Jean Dominique Auguste' Ingres, a French historical painter, born in Montauban, Sept. 15, 1781, died in Paris, Jan. 14, 1867. In the school of David he made such rapid progress that by the age of 20 he had gained in two successive years the first and second prizes of the academy of fine arts. After 1806 he passed nearly 20 years in Italy, abandoning the dry, classic style he had acquired from David. In 1829 he became director of the French academy in Rome. He was made a senator in 1862, and a member of the council of public instruction. His works are numerous, and comprise generally serious historical and classical subjects; in the great exhibition of 1855 at Paris an entire saloon was appropriated to them. His best known pictures are " CEdipus and the Sphinx," " Jupiter and Thetis," "A Woman in the Bath," "Ossian's Sleep," and "The Vow of Louis XIII." Many are in the Louvre, on the ceiling of one of the apartments of which is painted his "Apotheosis of Homer." His " Strato-nice," painted for the duke of Orleans, was sold in 1853 for 40,000 francs.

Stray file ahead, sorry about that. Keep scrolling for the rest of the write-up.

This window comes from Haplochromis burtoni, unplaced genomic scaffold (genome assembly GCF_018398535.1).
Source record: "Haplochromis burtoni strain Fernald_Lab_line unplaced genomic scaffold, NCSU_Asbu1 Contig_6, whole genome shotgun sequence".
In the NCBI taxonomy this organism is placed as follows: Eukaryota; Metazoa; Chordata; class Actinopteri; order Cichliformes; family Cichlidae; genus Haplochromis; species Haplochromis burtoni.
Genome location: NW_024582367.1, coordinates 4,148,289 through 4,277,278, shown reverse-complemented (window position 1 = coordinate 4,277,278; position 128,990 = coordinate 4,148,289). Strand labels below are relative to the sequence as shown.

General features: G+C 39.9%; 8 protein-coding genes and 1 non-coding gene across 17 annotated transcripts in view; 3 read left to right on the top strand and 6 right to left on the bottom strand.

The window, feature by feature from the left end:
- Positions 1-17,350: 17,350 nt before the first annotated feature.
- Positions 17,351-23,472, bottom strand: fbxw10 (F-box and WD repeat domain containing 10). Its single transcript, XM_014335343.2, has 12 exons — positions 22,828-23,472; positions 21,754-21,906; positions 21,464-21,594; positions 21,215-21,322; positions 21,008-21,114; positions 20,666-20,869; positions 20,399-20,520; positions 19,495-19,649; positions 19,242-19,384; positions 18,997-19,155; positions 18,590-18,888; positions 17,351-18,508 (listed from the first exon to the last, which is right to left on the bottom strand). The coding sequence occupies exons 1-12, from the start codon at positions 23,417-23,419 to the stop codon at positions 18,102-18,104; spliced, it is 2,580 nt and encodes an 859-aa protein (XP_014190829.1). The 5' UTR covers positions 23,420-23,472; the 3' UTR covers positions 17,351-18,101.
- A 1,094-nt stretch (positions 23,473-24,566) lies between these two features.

Among his latest works was the " Apotheosis of Napoleon I.," painted on the ceiling of the hotel de ville in Paris. He painted the portraits of many distinguished personages, including Napoleon I.